How the Sunnis Will Use Jill Carroll

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BAGHDAD TV / APTN

American reporter Jill Carroll speaks to media after her release in Baghdad

U.S. hostage Jill Carroll's unexpected release in Baghdad on Thursday was a welcome departure from the usual round of bloody bad news coming out of Iraq these days. But the circumstances of her release can hardly be divorced from the sectarian strife and political jockeying that is currently gripping the country. It didn't seem to be an accident, after all, that Carroll, looking hale and well, was turned over to the Iraqi Islamic Party, a Sunni political group, whose secretary general, Tariq al-Hashimi, greeted the freelance journalist for the Christian Science Monitor with gifts, including a plaque with the party's logo on it, and a boxed copy of the Koran. "What you have received today from the Iraqi Islamic Party is exactly the teachings of the Koran," said Hashimi.

In the past, al-Hashimi's group has claimed to speak for the Sunni insurgency and it still has ties to myriad groups, so his photo op with Carroll, 28, was somewhat predictable. Sunni groups are in a political knife-fight with the dominant Shi'ite groups, who have claimed that only they can provide security and, as a result, must retain control of the ministries of Interior and Defense. Al-Hashimi's public presentation of Carroll, who was kidnapped Jan. 7 in western Baghdad, seemed to be his way of saying that while Sunnis may have taken her, they were also the ones who got her freed.

"I was treated very well," Carroll said in an immediate interview for the party's Baghdad television station. "They never hit me; they never even threatened to hit me. I'm just happy to be free, and I want to be with my family." Carroll's interpreter, Allan Enwiyah, was killed during her kidnapping.

In retrospect, the excruciatingly long periods of silence from Carroll's kidnappers may have been a positive sign. "It's been my experience that when you don't hear from them for a couple of months, they get released," said a former hostage negotiator who has worked in Iraq. He said missing the first deadline was a actually a good sign because "there does seem to be a trend that if you get held for a few months, either they get tired of holding you or work out a deal through the Iraqis." He mentioned that all of the journalists who had been held for long stretches of time—which includes Giuliana Sgrena, Florence Aubenas, George Malbrunot and Christian Chesnot— were released after an initial deadline had passed, and they had all been held by Sunni groups.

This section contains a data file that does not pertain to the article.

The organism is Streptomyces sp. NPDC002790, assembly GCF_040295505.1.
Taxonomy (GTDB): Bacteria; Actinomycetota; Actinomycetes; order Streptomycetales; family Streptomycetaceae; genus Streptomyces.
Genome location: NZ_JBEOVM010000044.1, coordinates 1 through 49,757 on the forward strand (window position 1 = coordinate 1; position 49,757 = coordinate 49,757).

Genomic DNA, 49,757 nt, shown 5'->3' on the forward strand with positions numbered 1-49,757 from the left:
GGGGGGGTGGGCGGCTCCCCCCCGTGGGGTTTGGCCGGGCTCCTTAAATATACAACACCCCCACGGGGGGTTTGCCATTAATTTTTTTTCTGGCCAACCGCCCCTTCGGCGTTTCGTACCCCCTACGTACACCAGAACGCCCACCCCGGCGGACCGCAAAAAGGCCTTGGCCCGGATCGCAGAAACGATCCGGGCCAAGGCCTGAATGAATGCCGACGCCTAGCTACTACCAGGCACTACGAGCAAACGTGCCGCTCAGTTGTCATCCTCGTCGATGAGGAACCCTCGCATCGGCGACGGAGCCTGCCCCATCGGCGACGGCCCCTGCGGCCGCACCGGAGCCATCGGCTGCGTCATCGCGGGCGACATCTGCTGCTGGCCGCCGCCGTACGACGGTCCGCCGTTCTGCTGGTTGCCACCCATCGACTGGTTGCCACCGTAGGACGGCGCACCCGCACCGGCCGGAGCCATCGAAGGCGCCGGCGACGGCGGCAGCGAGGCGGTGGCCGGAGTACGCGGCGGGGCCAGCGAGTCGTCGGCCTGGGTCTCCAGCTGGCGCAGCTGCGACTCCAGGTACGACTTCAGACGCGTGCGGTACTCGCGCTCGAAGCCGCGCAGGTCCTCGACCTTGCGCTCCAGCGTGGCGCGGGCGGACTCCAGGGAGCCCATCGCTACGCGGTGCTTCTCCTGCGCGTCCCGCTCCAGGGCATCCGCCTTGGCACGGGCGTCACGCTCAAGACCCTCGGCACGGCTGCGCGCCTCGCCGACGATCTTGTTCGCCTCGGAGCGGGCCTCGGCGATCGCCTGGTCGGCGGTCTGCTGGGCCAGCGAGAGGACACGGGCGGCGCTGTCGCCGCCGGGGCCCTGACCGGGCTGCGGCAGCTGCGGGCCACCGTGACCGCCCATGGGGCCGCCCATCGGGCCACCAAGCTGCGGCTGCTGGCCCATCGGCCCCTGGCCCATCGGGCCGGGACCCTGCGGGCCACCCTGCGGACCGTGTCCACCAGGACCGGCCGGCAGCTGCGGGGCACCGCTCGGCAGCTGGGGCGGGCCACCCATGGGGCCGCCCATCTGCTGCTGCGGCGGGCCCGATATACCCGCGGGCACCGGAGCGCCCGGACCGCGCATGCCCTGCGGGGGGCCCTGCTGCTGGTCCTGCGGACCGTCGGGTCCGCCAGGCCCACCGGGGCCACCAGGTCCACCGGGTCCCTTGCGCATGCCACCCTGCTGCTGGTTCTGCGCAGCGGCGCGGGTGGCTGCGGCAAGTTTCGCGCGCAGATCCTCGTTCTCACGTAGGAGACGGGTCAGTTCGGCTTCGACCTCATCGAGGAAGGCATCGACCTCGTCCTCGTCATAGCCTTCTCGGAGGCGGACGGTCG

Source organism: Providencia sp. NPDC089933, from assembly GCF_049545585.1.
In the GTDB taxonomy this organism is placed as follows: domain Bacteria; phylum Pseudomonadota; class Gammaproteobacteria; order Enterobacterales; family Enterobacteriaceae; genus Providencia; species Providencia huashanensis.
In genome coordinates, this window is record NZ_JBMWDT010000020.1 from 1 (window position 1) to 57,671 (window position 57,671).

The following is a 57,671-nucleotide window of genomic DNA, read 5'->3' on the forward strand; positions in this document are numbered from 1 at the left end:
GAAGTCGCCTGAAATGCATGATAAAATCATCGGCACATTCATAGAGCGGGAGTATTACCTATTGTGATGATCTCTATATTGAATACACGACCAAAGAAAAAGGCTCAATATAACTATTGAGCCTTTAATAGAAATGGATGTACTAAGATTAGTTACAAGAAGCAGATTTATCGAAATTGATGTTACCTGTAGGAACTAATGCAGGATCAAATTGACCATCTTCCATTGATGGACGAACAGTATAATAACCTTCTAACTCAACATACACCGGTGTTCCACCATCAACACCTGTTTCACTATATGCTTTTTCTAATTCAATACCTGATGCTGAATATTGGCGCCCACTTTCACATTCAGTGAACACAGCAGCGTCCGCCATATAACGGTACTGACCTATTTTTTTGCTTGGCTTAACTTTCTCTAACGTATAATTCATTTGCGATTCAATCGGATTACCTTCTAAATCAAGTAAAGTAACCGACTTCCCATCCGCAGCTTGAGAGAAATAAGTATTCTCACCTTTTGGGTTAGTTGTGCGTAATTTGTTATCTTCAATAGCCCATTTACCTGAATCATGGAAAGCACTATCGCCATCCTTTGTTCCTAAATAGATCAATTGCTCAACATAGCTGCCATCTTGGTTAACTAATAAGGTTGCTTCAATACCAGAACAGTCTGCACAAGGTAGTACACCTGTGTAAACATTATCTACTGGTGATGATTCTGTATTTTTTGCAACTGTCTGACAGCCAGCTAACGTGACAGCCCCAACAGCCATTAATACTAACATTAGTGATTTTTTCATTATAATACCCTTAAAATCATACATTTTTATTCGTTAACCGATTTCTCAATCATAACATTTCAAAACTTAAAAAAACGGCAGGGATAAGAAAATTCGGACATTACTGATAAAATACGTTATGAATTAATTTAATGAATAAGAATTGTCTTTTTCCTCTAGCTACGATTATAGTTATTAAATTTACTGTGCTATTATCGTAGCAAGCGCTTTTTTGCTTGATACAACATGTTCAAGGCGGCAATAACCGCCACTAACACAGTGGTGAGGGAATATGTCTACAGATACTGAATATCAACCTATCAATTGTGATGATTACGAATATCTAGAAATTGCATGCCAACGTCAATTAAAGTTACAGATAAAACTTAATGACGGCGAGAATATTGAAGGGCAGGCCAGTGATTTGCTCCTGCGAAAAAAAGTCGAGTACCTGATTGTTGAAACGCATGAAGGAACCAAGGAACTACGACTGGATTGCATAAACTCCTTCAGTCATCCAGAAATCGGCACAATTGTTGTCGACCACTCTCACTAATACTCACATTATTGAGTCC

On Jan. 17, Carroll's kidnappers, the Vengeance Brigade, a previously unknown group, released a tape of Carroll and made their first demand that female Iraqi prisoners be released or they would kill their captive by Jan. 20. On Jan. 26, the U.S. military released five women, but said it was a planned release and was unrelated to Carroll's plight. Four days later, another wrenching tape of Carroll appeared, in which she was weeping and wearing the Islamic headdress called a hijab. She called for the release of women prisoners.

On Feb. 9, a third video was released to a small Kuwaiti TV station. In a steady voice, Carroll said, "Please just do whatever they want, give them whatever they want as quickly as possible. There is a very short time. Please do it fast. That's all." After that, nothing was heard until today's good news.

More than 200 foreigners have been kidnapped in Iraq since the start of the war in March 2003. But the thousands of Iraqis who have been kidnapped, usually for ransom, by bandits and gangs, dwarf that number. After news of her release filled the airwaves, the editor of the Christian Science Monitor, Richard Bergenheim, called for the release of all hostages in Iraq. "We hope this tide of opposition to criminal behavior will lead to the release of all other hostages as well," he said. "The Christian Science Monitor will not let these people be forgotten. The people of Iraq, and those risking their lives to help them, have a right to live in safety."

Indeed, on the same day that Carroll was enjoying her newly won freedom, CNN reported that 40 more Iraqis were kidnapped. And judging by recent grim events, their prospects for a happy ending like Carroll's aren't very good.